“In the strictest sense, you shouldn’t be trying to do more in each day, trying to fill every second with a work fidget of some type. It took me a long time to figure this out. I used to be very fond of the results-by-volume approach.”
Excerpt From: Timothy Ferriss. “The 4-Hour Workweek, Expanded and Updated.”
My colleague would sometimes tell me to “stop complaining” and “start working on all the entrepreneurial projects you have” instead of filling in the empty time slots with ‘now’ money.
That’s a profound way of putting it. Why do not only myself, but most of the people in the world think that the harder we work, the more money we make?
Bob Proctor gave a story about him cleaning offices with a mop all over New York and Montreal. He said one day he woke up on the pavement, people over him, sirens lights reflecting the nearby buildings and people asking him if “he was ok.”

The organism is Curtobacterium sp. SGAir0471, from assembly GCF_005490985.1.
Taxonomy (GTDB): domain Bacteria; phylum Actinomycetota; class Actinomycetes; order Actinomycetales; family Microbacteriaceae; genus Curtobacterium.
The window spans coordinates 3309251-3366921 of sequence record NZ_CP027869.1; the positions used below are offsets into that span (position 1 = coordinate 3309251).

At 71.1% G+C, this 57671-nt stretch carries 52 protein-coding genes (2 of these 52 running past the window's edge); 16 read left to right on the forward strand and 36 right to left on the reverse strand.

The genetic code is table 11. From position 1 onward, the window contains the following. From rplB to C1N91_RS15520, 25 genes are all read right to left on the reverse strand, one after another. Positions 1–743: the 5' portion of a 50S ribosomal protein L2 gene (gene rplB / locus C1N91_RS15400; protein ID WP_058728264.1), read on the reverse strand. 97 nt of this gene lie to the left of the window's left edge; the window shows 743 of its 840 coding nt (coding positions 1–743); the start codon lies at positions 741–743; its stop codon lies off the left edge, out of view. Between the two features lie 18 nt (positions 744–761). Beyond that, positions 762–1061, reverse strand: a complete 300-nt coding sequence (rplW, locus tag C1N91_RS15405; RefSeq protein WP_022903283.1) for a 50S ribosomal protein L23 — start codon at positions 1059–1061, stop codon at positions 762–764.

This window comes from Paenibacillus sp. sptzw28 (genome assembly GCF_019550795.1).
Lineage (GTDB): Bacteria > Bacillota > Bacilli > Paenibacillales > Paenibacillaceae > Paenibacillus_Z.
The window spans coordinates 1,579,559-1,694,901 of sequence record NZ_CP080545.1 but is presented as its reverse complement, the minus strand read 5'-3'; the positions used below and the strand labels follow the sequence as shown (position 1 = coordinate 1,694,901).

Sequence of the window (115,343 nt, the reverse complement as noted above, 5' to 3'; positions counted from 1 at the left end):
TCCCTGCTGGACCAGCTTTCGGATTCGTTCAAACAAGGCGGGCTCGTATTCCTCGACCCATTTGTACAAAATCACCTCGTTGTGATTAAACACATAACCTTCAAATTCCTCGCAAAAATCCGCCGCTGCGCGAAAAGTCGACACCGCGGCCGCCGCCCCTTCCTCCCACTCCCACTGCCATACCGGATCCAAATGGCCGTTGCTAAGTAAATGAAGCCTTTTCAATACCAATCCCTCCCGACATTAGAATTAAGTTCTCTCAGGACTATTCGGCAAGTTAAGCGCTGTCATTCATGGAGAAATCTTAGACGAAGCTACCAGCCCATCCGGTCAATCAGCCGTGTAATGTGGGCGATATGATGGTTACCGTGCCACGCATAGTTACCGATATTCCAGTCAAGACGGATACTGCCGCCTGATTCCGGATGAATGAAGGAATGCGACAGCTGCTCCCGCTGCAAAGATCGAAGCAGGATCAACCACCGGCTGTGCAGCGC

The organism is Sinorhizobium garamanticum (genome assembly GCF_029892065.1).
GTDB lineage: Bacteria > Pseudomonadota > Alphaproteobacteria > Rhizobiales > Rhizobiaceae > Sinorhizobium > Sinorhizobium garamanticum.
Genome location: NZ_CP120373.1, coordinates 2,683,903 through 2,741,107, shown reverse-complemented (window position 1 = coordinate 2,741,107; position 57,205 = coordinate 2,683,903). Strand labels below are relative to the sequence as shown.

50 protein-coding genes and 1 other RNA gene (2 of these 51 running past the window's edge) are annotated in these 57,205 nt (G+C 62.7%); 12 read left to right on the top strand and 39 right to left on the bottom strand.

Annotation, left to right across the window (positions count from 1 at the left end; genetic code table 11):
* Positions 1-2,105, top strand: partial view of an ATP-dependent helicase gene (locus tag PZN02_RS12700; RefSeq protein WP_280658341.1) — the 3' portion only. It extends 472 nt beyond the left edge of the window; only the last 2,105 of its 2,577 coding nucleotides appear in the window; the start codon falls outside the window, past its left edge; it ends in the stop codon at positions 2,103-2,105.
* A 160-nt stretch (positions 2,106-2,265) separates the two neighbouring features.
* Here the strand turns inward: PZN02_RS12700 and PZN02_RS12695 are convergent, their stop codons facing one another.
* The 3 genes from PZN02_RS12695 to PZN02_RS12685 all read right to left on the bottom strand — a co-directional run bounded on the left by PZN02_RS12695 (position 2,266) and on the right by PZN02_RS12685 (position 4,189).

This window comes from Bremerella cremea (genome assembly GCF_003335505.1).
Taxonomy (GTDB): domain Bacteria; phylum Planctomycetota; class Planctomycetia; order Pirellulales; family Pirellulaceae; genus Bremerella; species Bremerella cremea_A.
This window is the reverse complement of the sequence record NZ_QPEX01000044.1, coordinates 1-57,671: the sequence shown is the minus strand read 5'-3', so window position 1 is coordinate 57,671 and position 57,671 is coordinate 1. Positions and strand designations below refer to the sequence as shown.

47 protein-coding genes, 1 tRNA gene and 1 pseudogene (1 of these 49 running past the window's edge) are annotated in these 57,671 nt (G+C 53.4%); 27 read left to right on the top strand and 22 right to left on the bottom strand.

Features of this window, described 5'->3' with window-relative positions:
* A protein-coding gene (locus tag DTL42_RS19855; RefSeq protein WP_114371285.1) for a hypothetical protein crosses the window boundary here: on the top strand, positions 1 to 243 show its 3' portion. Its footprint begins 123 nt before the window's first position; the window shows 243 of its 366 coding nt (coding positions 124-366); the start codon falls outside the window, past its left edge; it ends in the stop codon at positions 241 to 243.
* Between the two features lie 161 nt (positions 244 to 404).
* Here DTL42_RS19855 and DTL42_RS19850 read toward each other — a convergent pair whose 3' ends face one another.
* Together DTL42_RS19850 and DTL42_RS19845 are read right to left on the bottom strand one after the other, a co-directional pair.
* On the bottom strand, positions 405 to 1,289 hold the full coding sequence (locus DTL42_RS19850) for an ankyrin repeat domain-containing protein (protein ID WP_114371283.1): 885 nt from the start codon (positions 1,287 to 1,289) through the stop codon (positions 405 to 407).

He said, “what happened?”
“You passed out.”
It took a near-death experience to wake him up. NDE experience to make him realize that working harder isn’t going to earn him a lot of money.
“Being busy is most often used as a guise for avoiding the few critically important but uncomfortable actions. The options are almost limitless for creating “busyness”
“In fact, if you want to move up the ladder in most of corporate America, and assuming they don’t really check what you are doing (let’s be honest), just run around the office holding a cell phone to your head and carrying papers. Now, that is one busy employee! Give them a raise.”
Even if you tell your boss that you can triple your production and work less hours, you’ll still be handed a pink simple. In corporate America, you’re just a number. You’re not even part of the fabric. You’re replaceable.
Well, it’s time to become irreplaceable.
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